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Title: Educational psychologists' rationales for different types of representation of children's views in written communication
Author: Ingram, Rachel M.
ISNI:       0000 0004 2689 2027
Awarding Body: University of Manchester
Current Institution: University of Manchester
Date of Award: 2010
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Writing about children's views is integral to EP work. Any written account of children's views is one of many possible interpretations, each of which may have a different impact. The choices EPs make about their writing may be informed by ethical, political and therapeutic considerations as well as the differing agendas of the readership. However, making a decision about how to represent children's views is problematic; EPs themselves report dilemmas and have been criticised for writing in ways that are disempowering for children. There is very little research on this aspect of EP practice. The aim of this thesis is to explore EPs' rationales for writing about children's views and how these link with their practice. I used discourse analysis to examine the representation of children's views. This involved focusing on the social functions of written communication rather than assuming that writing was a medium of communication. I considered both EP rationales about how they represented children's views and examples of EP writing. My data came from published work by EPs and from a focus group of my colleagues. I analysed papers on EP writing that contained an example of EP writing and an accompanying rationale. The focus group was asked to reflect on their practice in writing about children's views and to provide examples of their own writing. I looked for patterns in the arguments for different types of writing about children's views (known "as interpretative repertoires) and compared these with the styles in the examples of actual EP writing. I found that repertoires formed a hierarchical structure. There were two main repertoires used by the EPs: 'writing as a record', where writing is considered to be neutral; and 'writing as an event', where writing is understood to be one account of many and tailored to anticipate its impact on readers. These were subdivided into further repertoires, which I termed 'strands'. EPs used different repertoires in different situations rather than applying a consistent framework. I identified 'winning' arguments which seemed to mediate shifts between repertoires, but privileged one repertoire rather than resolving the differences in assumptions. EPs could use my analysis to reflect on their practice by comparing their own use of repertoires with those used by the EPs in this study, and challenging the assumptions which underpin the way they represent children's views. Potentially, further research on EP use of 'winning' arguments may reveal tacit rules which determine how children's views are represented. My analysis also suggests the need for a coherent theoretical framework to inform practice, as justifications which rely on using different assumptions on different occasions are vulnerable to criticism.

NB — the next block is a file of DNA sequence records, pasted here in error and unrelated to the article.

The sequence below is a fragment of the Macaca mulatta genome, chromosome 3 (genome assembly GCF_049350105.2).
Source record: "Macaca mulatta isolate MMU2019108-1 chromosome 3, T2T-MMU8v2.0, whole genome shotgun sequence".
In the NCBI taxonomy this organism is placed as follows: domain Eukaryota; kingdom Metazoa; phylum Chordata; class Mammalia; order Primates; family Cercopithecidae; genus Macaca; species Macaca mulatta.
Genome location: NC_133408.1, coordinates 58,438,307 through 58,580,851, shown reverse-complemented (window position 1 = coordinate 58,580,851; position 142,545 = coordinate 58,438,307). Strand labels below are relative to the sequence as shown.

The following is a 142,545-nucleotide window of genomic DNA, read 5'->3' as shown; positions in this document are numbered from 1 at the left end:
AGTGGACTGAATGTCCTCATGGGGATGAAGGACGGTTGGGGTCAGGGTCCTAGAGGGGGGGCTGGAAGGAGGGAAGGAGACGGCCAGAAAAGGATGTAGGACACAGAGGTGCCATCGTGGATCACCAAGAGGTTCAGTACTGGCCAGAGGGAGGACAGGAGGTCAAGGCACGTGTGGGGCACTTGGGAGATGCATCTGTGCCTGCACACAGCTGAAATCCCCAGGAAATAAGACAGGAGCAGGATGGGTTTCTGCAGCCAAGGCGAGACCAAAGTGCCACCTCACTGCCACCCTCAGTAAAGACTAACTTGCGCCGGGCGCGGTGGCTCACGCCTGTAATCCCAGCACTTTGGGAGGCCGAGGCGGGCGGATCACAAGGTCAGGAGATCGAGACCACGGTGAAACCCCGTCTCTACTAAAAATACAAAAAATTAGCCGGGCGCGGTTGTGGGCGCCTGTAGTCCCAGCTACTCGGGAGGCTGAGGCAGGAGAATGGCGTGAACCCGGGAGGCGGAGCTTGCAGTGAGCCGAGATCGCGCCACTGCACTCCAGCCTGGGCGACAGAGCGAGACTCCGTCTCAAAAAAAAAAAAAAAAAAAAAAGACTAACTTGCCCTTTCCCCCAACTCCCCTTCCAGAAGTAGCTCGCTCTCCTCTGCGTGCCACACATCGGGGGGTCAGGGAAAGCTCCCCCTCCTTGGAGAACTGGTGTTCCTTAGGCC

Supervisor: Squires, Garry Sponsor: Not available
Qualification Name: Thesis (D.Ed.Psy.) Qualification Level: Doctoral
EThOS ID:  DOI: Not available